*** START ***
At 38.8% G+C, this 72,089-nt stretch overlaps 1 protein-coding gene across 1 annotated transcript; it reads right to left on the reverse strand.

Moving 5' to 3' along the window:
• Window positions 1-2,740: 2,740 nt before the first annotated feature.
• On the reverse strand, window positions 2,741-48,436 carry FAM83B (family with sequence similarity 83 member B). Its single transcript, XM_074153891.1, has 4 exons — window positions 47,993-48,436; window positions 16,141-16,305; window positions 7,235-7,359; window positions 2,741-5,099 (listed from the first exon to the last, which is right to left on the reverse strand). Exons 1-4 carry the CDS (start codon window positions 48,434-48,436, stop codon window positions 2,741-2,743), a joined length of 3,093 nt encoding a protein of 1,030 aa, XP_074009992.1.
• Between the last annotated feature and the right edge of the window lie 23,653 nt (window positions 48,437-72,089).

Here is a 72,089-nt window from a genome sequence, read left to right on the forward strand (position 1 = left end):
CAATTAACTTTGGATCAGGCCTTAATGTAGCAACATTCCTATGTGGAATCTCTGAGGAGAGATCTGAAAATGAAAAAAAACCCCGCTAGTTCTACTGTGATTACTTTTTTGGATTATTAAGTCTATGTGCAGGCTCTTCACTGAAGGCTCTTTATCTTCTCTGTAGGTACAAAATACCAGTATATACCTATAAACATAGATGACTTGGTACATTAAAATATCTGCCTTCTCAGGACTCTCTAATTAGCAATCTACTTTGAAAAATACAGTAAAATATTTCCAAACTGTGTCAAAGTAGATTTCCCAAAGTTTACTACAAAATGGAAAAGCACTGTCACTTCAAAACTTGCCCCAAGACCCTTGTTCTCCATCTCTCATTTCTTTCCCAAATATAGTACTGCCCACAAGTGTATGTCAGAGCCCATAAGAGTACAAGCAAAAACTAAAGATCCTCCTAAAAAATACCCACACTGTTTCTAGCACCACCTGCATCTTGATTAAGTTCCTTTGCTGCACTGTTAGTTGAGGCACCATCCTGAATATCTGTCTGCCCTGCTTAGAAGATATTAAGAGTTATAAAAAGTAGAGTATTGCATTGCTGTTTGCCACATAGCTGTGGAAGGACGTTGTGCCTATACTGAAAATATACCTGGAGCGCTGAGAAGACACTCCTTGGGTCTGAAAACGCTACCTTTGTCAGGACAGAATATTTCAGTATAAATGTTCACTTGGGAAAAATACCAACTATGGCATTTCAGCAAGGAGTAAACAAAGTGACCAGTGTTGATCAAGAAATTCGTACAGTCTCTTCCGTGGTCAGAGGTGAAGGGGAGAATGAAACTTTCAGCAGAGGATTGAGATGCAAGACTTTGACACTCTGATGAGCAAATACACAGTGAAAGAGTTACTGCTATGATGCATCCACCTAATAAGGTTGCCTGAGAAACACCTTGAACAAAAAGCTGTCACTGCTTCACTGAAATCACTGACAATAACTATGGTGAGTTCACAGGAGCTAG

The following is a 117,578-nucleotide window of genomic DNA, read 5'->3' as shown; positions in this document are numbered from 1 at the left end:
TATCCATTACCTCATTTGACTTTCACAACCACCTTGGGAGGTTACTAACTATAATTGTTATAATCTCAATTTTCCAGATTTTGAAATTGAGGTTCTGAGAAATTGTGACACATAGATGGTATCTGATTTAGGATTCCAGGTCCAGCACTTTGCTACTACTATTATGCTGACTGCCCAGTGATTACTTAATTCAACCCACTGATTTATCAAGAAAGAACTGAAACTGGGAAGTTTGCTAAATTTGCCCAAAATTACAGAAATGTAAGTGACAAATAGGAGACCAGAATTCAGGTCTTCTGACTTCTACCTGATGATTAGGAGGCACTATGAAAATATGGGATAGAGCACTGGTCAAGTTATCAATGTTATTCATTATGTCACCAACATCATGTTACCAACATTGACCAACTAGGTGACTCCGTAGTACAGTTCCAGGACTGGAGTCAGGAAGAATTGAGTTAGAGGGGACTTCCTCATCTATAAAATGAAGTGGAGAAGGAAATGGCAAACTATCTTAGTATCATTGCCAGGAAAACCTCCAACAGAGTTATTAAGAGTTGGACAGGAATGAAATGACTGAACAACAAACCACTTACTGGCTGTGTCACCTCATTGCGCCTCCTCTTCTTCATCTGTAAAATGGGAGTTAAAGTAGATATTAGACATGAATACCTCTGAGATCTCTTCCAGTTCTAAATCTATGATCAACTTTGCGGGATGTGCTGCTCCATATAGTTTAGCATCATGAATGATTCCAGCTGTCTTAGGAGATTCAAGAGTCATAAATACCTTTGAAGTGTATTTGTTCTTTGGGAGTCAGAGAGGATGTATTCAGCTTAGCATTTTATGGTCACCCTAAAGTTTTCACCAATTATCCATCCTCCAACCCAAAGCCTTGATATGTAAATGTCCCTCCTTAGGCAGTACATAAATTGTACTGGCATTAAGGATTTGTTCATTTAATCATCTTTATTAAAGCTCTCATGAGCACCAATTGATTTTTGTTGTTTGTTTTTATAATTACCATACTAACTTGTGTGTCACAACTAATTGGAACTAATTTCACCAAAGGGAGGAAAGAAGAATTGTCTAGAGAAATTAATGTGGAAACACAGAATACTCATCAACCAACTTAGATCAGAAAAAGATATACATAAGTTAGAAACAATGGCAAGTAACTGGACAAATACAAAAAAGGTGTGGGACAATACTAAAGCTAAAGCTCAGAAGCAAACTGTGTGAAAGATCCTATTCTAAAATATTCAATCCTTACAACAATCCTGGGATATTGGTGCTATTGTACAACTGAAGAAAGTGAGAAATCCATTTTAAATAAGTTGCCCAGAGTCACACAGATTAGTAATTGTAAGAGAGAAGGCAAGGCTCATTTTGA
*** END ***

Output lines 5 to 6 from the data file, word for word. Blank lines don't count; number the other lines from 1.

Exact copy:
• Between the last annotated feature and the right edge of the window lie 23,653 nt (window positions 48,437-72,089).

Here is a 72,089-nt window from a genome sequence, read left to right on the forward strand (position 1 = left end):